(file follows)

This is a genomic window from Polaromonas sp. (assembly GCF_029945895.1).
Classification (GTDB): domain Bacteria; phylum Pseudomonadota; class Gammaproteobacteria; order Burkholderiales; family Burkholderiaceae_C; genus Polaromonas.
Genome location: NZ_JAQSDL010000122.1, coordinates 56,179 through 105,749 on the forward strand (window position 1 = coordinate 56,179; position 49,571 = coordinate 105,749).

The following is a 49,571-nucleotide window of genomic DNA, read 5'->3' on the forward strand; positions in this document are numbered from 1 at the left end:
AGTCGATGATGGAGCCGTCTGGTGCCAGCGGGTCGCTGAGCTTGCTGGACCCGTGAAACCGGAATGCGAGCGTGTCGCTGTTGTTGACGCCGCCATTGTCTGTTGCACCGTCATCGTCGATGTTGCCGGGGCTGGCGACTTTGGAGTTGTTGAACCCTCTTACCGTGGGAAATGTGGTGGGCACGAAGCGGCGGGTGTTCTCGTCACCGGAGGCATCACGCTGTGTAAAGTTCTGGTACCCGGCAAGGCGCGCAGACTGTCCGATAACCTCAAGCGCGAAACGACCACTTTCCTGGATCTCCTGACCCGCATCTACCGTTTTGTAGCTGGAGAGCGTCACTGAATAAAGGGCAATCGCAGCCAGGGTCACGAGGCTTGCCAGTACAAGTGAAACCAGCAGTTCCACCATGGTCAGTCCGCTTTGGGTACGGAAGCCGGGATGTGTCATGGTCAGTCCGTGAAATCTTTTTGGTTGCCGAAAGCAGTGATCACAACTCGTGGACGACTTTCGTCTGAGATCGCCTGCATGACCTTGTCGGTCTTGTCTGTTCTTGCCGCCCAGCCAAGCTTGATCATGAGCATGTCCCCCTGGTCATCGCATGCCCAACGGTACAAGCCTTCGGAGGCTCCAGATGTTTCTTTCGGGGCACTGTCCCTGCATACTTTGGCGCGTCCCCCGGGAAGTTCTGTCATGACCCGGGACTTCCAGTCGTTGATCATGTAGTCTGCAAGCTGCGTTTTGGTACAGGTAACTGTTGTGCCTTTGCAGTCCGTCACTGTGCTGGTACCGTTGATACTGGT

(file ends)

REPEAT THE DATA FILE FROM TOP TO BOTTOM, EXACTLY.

This is a genomic window from Polaromonas sp. (assembly GCF_029945895.1).
Classification (GTDB): domain Bacteria; phylum Pseudomonadota; class Gammaproteobacteria; order Burkholderiales; family Burkholderiaceae_C; genus Polaromonas.
Genome location: NZ_JAQSDL010000122.1, coordinates 56,179 through 105,749 on the forward strand (window position 1 = coordinate 56,179; position 49,571 = coordinate 105,749).

The following is a 49,571-nucleotide window of genomic DNA, read 5'->3' on the forward strand; positions in this document are numbered from 1 at the left end:
AGTCGATGATGGAGCCGTCTGGTGCCAGCGGGTCGCTGAGCTTGCTGGACCCGTGAAACCGGAATGCGAGCGTGTCGCTGTTGTTGACGCCGCCATTGTCTGTTGCACCGTCATCGTCGATGTTGCCGGGGCTGGCGACTTTGGAGTTGTTGAACCCTCTTACCGTGGGAAATGTGGTGGGCACGAAGCGGCGGGTGTTCTCGTCACCGGAGGCATCACGCTGTGTAAAGTTCTGGTACCCGGCAAGGCGCGCAGACTGTCCGATAACCTCAAGCGCGAAACGACCACTTTCCTGGATCTCCTGACCCGCATCTACCGTTTTGTAGCTGGAGAGCGTCACTGAATAAAGGGCAATCGCAGCCAGGGTCACGAGGCTTGCCAGTACAAGTGAAACCAGCAGTTCCACCATGGTCAGTCCGCTTTGGGTACGGAAGCCGGGATGTGTCATGGTCAGTCCGTGAAATCTTTTTGGTTGCCGAAAGCAGTGATCACAACTCGTGGACGACTTTCGTCTGAGATCGCCTGCATGACCTTGTCGGTCTTGTCTGTTCTTGCCGCCCAGCCAAGCTTGATCATGAGCATGTCCCCCTGGTCATCGCATGCCCAACGGTACAAGCCTTCGGAGGCTCCAGATGTTTCTTTCGGGGCACTGTCCCTGCATACTTTGGCGCGTCCCCCGGGAAGTTCTGTCATGACCCGGGACTTCCAGTCGTTGATCATGTAGTCTGCAAGCTGCGTTTTGGTACAGGTAACTGTTGTGCCTTTGCAGTCCGTCACTGTGCTGGTACCGTTGATACTGGT